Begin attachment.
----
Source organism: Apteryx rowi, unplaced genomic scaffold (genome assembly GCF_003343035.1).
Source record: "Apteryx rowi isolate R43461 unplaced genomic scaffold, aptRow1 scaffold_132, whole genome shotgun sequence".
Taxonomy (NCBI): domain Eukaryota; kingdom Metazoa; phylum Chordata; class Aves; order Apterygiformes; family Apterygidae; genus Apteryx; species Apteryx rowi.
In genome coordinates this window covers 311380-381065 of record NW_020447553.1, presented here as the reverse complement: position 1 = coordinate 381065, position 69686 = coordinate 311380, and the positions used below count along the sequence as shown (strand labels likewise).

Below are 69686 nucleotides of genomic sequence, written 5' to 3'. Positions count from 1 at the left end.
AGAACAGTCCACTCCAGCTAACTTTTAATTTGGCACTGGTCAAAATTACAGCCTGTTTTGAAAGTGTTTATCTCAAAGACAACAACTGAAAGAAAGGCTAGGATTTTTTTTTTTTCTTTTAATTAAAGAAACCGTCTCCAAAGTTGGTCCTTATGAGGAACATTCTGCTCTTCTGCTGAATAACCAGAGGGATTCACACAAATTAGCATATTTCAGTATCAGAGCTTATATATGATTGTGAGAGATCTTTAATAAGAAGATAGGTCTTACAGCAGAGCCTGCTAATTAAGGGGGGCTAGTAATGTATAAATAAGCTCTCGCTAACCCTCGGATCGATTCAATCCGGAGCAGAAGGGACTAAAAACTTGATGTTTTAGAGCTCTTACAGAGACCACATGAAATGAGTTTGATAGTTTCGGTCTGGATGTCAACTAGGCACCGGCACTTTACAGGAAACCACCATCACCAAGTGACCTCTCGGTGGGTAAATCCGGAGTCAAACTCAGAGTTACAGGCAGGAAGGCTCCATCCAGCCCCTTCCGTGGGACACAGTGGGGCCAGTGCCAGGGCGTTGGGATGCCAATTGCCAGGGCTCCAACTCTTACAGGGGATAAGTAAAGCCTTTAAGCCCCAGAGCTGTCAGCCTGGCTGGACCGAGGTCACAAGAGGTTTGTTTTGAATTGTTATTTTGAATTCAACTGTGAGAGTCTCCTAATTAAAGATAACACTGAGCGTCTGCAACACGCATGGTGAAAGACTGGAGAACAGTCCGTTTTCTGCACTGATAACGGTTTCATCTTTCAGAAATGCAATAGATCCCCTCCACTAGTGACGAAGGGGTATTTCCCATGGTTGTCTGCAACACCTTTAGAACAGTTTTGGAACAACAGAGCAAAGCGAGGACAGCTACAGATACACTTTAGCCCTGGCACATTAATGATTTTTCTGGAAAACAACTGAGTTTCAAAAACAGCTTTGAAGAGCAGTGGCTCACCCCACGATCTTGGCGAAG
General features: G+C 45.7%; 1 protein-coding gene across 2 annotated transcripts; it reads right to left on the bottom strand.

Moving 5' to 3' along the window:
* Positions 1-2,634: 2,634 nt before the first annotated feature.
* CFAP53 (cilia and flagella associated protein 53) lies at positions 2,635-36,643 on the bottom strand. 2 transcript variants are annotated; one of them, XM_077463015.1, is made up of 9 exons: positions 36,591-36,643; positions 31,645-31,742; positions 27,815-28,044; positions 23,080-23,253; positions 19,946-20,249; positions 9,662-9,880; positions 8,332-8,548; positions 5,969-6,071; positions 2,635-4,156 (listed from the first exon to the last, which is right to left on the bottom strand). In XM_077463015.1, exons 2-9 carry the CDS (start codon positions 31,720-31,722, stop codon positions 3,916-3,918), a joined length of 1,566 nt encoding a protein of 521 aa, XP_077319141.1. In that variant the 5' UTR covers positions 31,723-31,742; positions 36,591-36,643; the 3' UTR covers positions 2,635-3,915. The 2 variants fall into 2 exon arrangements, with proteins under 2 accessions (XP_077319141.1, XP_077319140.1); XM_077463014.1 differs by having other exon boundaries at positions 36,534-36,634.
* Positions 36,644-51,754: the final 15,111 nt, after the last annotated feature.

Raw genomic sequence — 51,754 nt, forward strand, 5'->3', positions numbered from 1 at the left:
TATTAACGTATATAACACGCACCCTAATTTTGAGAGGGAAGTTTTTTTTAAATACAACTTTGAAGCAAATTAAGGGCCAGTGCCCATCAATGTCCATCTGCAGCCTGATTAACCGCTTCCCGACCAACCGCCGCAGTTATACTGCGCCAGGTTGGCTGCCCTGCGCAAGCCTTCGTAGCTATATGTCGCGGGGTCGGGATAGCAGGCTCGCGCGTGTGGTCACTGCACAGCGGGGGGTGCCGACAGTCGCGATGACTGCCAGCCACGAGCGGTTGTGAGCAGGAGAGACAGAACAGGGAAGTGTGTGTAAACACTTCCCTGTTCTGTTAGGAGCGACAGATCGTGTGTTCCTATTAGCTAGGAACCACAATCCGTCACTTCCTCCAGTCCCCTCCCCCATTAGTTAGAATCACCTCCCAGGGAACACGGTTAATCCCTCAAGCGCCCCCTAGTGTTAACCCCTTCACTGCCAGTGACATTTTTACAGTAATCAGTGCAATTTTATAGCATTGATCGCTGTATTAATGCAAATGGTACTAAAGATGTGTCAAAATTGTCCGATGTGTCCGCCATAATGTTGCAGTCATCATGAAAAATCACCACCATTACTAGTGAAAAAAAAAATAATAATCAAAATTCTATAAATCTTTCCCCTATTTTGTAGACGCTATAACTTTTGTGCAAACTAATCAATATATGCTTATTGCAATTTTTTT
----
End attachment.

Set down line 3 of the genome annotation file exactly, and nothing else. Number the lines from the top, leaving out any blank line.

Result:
Taxonomy (NCBI): domain Eukaryota; kingdom Metazoa; phylum Chordata; class Aves; order Apterygiformes; family Apterygidae; genus Apteryx; species Apteryx rowi.